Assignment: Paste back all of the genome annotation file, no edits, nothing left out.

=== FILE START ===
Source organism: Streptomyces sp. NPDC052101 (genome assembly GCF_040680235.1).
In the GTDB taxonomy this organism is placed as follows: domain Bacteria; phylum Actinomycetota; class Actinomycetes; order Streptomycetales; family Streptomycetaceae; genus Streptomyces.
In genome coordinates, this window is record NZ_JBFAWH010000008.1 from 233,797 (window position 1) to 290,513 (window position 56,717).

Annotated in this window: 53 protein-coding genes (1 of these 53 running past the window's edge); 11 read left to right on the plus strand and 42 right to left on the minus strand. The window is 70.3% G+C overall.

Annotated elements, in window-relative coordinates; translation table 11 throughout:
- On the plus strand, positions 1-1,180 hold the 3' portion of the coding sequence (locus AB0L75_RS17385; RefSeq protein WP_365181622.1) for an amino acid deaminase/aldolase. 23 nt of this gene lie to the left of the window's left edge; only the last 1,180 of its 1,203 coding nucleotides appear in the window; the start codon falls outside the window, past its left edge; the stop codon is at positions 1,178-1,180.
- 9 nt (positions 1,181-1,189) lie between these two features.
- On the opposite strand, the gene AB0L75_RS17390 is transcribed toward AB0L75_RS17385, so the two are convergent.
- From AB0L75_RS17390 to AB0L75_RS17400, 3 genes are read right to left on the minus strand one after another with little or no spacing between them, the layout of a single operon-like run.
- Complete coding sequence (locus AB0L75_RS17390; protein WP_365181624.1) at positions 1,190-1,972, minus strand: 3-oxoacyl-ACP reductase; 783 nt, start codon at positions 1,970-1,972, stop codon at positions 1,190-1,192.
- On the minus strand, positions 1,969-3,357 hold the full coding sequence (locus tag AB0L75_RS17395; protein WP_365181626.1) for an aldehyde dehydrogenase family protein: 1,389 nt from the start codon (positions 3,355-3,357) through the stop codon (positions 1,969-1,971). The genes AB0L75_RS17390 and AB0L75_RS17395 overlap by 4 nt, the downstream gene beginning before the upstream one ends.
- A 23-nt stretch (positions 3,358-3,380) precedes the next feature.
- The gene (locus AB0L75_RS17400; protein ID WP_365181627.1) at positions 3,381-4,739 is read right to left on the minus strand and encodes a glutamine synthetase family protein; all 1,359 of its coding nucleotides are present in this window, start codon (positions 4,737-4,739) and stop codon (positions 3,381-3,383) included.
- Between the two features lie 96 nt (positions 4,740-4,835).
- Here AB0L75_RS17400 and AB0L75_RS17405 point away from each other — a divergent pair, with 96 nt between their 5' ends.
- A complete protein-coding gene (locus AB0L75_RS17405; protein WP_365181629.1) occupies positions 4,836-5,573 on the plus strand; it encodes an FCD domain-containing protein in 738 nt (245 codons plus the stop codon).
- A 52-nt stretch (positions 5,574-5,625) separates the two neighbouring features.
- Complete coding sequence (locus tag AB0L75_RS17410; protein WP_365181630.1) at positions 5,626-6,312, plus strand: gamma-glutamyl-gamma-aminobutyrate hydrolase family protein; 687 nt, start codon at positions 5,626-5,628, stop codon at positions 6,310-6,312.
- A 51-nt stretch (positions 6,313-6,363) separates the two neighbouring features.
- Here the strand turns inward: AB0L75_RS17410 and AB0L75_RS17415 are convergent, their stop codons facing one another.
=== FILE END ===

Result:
Source organism: Streptomyces sp. NPDC052101 (genome assembly GCF_040680235.1).
In the GTDB taxonomy this organism is placed as follows: domain Bacteria; phylum Actinomycetota; class Actinomycetes; order Streptomycetales; family Streptomycetaceae; genus Streptomyces.
In genome coordinates, this window is record NZ_JBFAWH010000008.1 from 233,797 (window position 1) to 290,513 (window position 56,717).

Annotated in this window: 53 protein-coding genes (1 of these 53 running past the window's edge); 11 read left to right on the plus strand and 42 right to left on the minus strand. The window is 70.3% G+C overall.

Annotated elements, in window-relative coordinates; translation table 11 throughout:
- On the plus strand, positions 1-1,180 hold the 3' portion of the coding sequence (locus AB0L75_RS17385; RefSeq protein WP_365181622.1) for an amino acid deaminase/aldolase. 23 nt of this gene lie to the left of the window's left edge; only the last 1,180 of its 1,203 coding nucleotides appear in the window; the start codon falls outside the window, past its left edge; the stop codon is at positions 1,178-1,180.
- 9 nt (positions 1,181-1,189) lie between these two features.
- On the opposite strand, the gene AB0L75_RS17390 is transcribed toward AB0L75_RS17385, so the two are convergent.
- From AB0L75_RS17390 to AB0L75_RS17400, 3 genes are read right to left on the minus strand one after another with little or no spacing between them, the layout of a single operon-like run.
- Complete coding sequence (locus AB0L75_RS17390; protein WP_365181624.1) at positions 1,190-1,972, minus strand: 3-oxoacyl-ACP reductase; 783 nt, start codon at positions 1,970-1,972, stop codon at positions 1,190-1,192.
- On the minus strand, positions 1,969-3,357 hold the full coding sequence (locus tag AB0L75_RS17395; protein WP_365181626.1) for an aldehyde dehydrogenase family protein: 1,389 nt from the start codon (positions 3,355-3,357) through the stop codon (positions 1,969-1,971). The genes AB0L75_RS17390 and AB0L75_RS17395 overlap by 4 nt, the downstream gene beginning before the upstream one ends.
- A 23-nt stretch (positions 3,358-3,380) precedes the next feature.
- The gene (locus AB0L75_RS17400; protein ID WP_365181627.1) at positions 3,381-4,739 is read right to left on the minus strand and encodes a glutamine synthetase family protein; all 1,359 of its coding nucleotides are present in this window, start codon (positions 4,737-4,739) and stop codon (positions 3,381-3,383) included.
- Between the two features lie 96 nt (positions 4,740-4,835).
- Here AB0L75_RS17400 and AB0L75_RS17405 point away from each other — a divergent pair, with 96 nt between their 5' ends.
- A complete protein-coding gene (locus AB0L75_RS17405; protein WP_365181629.1) occupies positions 4,836-5,573 on the plus strand; it encodes an FCD domain-containing protein in 738 nt (245 codons plus the stop codon).
- A 52-nt stretch (positions 5,574-5,625) separates the two neighbouring features.
- Complete coding sequence (locus tag AB0L75_RS17410; protein WP_365181630.1) at positions 5,626-6,312, plus strand: gamma-glutamyl-gamma-aminobutyrate hydrolase family protein; 687 nt, start codon at positions 5,626-5,628, stop codon at positions 6,310-6,312.
- A 51-nt stretch (positions 6,313-6,363) separates the two neighbouring features.
- Here the strand turns inward: AB0L75_RS17410 and AB0L75_RS17415 are convergent, their stop codons facing one another.